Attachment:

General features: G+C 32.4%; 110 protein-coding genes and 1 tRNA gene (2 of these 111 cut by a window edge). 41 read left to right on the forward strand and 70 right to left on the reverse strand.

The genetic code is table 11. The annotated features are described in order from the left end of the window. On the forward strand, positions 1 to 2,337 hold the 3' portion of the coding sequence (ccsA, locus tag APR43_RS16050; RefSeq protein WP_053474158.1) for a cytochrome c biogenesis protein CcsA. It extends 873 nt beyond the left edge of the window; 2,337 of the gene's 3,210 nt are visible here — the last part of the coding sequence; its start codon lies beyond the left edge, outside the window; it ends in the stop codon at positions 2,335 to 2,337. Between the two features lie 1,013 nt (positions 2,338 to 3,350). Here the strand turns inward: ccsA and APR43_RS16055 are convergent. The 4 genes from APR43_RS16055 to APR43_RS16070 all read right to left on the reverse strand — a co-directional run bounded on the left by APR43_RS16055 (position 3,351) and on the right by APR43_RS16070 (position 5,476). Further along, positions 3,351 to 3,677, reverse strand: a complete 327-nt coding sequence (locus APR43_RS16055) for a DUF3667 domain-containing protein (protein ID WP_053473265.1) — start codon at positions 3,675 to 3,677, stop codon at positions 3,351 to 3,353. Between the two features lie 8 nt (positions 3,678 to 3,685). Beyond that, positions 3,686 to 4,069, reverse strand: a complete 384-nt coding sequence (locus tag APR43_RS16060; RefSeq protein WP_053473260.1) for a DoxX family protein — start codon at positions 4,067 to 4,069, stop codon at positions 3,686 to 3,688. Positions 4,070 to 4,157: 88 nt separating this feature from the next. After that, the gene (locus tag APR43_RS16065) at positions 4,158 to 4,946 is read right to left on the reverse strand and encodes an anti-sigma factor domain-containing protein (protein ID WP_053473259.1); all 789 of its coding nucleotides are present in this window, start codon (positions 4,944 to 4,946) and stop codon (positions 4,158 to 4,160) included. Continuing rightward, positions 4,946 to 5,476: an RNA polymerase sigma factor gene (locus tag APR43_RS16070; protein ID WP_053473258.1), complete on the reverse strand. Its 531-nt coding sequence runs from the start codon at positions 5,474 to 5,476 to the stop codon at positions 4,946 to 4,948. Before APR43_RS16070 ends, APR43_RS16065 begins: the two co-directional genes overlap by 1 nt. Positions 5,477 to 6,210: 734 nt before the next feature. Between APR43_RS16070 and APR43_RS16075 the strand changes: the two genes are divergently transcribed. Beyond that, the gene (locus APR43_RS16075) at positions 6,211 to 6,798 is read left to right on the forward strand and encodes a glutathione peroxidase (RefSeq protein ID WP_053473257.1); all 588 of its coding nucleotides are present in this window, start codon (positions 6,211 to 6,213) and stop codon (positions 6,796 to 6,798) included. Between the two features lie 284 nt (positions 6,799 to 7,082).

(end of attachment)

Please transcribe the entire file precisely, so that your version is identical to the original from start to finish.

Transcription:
General features: G+C 32.4%; 110 protein-coding genes and 1 tRNA gene (2 of these 111 cut by a window edge). 41 read left to right on the forward strand and 70 right to left on the reverse strand.

The genetic code is table 11. The annotated features are described in order from the left end of the window. On the forward strand, positions 1 to 2,337 hold the 3' portion of the coding sequence (ccsA, locus tag APR43_RS16050; RefSeq protein WP_053474158.1) for a cytochrome c biogenesis protein CcsA. It extends 873 nt beyond the left edge of the window; 2,337 of the gene's 3,210 nt are visible here — the last part of the coding sequence; its start codon lies beyond the left edge, outside the window; it ends in the stop codon at positions 2,335 to 2,337. Between the two features lie 1,013 nt (positions 2,338 to 3,350). Here the strand turns inward: ccsA and APR43_RS16055 are convergent. The 4 genes from APR43_RS16055 to APR43_RS16070 all read right to left on the reverse strand — a co-directional run bounded on the left by APR43_RS16055 (position 3,351) and on the right by APR43_RS16070 (position 5,476). Further along, positions 3,351 to 3,677, reverse strand: a complete 327-nt coding sequence (locus APR43_RS16055) for a DUF3667 domain-containing protein (protein ID WP_053473265.1) — start codon at positions 3,675 to 3,677, stop codon at positions 3,351 to 3,353. Between the two features lie 8 nt (positions 3,678 to 3,685). Beyond that, positions 3,686 to 4,069, reverse strand: a complete 384-nt coding sequence (locus tag APR43_RS16060; RefSeq protein WP_053473260.1) for a DoxX family protein — start codon at positions 4,067 to 4,069, stop codon at positions 3,686 to 3,688. Positions 4,070 to 4,157: 88 nt separating this feature from the next. After that, the gene (locus tag APR43_RS16065) at positions 4,158 to 4,946 is read right to left on the reverse strand and encodes an anti-sigma factor domain-containing protein (protein ID WP_053473259.1); all 789 of its coding nucleotides are present in this window, start codon (positions 4,944 to 4,946) and stop codon (positions 4,158 to 4,160) included. Continuing rightward, positions 4,946 to 5,476: an RNA polymerase sigma factor gene (locus tag APR43_RS16070; protein ID WP_053473258.1), complete on the reverse strand. Its 531-nt coding sequence runs from the start codon at positions 5,474 to 5,476 to the stop codon at positions 4,946 to 4,948. Before APR43_RS16070 ends, APR43_RS16065 begins: the two co-directional genes overlap by 1 nt. Positions 5,477 to 6,210: 734 nt before the next feature. Between APR43_RS16070 and APR43_RS16075 the strand changes: the two genes are divergently transcribed. Beyond that, the gene (locus APR43_RS16075) at positions 6,211 to 6,798 is read left to right on the forward strand and encodes a glutathione peroxidase (RefSeq protein ID WP_053473257.1); all 588 of its coding nucleotides are present in this window, start codon (positions 6,211 to 6,213) and stop codon (positions 6,796 to 6,798) included. Between the two features lie 284 nt (positions 6,799 to 7,082).